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Schonenvaert Haarlem

Schonenvaert is a sustainably designed residential complex in Haarlem, a new entrance to the  neighbourhood Schalkwijk. The development of the complex is part of an improvement plan that adds accessibility and more greenery to the periphery of the city.

Oasis in the city

The main building block is situated at the intersection of two busy roads: Schipholweg and Europaweg. Yet within the building block itself, there is peace and tranquillity. The structure coils around a small-scale garden space. Certain sections of the building rise high to protect the inner space from noise and wind; the highest point being at the high-traffic intersection. From this point the roofline slopes downward. The entrance to the building block is at the lowest point where a sense of peace and quiet is further strengthened by the addition of a large pond or Waterplein.

A green urban network

Via the water zone you can access Zonneplein (Sun Square) on the busier eastern side of the block. Here Europaweg has become an urban street full or greenery, shops and cafés. A new square opposite this (Spaarnepoort) completes the newly urbanised zone of this neighbourhood. Together they form another link in the chain of an improved urban network for Haarlem.

Inner garden

The inner garden is on the roof of the underground parking garage of the complex. The design of the landscaping references the former peat polder on which this development is built. Long and thin sections of land were typical for the polders, and this is reflected in the design of the footpaths. The garden is a continuous landscape of greenery, with enough depth in the ground for trees to take root. The landscaping undulates so that there are different levels with wet lows and dry higher sections. Paths of wooden planks hover above the inner garden. The vegetation includes trees and plants that are well-adapted to wet grounds, like alders, willows and yellow water-lilies. This reintroduces the original polder biotope to the inner garden.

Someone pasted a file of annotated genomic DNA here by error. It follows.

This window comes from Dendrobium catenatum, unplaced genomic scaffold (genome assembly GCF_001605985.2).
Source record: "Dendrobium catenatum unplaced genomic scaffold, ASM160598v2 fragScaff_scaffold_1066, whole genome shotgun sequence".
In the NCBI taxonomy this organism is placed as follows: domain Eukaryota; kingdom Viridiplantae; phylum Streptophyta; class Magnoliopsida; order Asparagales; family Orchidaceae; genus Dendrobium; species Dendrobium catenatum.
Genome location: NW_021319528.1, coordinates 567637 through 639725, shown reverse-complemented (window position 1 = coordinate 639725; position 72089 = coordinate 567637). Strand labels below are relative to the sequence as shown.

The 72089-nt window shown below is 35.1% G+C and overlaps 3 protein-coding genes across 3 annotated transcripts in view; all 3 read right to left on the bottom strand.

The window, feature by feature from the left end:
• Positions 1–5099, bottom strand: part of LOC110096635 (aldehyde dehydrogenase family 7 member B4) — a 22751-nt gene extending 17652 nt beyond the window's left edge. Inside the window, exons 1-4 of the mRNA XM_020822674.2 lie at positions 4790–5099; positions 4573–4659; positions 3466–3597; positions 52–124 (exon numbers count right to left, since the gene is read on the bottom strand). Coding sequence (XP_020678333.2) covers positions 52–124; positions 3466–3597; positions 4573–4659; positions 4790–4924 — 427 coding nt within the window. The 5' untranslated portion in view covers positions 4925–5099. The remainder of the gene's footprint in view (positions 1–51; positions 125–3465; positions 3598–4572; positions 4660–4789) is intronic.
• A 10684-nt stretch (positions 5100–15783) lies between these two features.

Meet your neighbours

The building’s collective spaces border on the inner garden to facilitate small-scale get-togethers. Here residents can gather for drinks, yoga or a BBQ. The garden also offers plenty of benches to work or relax in the sun or shade.

Climate-adaptive landscaping

In Schonenvaert, water has been given ample space. In the inner garden, rainwater is absorbed by plants or collected and contained in a double system of storm water crates. The collected water is retained, then slowly released into the garden to prevent sudden flooding. This water is also connected to the big pond and an outer watercourse with banks full of plants, just outside the eastern facade of the building. Excess rainwater during peak times will therefore not be channelled into the sewage system, but flow into the surrounding watercourses and ditches.


The main entrance to Schonenvaert is a sunny square with pond. This Waterplein has water plants, water-lilies, natural green banks and a number of trees clustered on little islands. From this vantage point, you can already see the inner garden that awaits you. Waterplein is accessible after passing through a gate (on Europaweg) or via a bridge from the quieter pedestrian area. This is a brick bridge, in keeping with all the others bridges in Haarlem. There are two split entry points to the bridge, after which they merge into a single bridge over the pond. The paved square steps down towards the pond, making it nice area to sit close to the water.

Sunny roof gardens

Finally, on the roof of the building there are four sunny roof terraces. Shade is provided by the multi-stem trees in planters and climbing plants on pergolas. And there are seating areas where residents can enjoy a beautiful view of the city.

Location: Schalkwijk, Haarlem
Client: New Cheese Development B.V.
In collaboration with: OZ Architecten
Programme: design of collective courtyard, water space and roof garden for a sustainable residential building
Design team: Philomene van der Vliet, Jan Maas, BOOM Landscape Max Daalhuizen, Roshdy Eltonouby, Francien van Kempen (technical consultant).
Renders: Pixelpool
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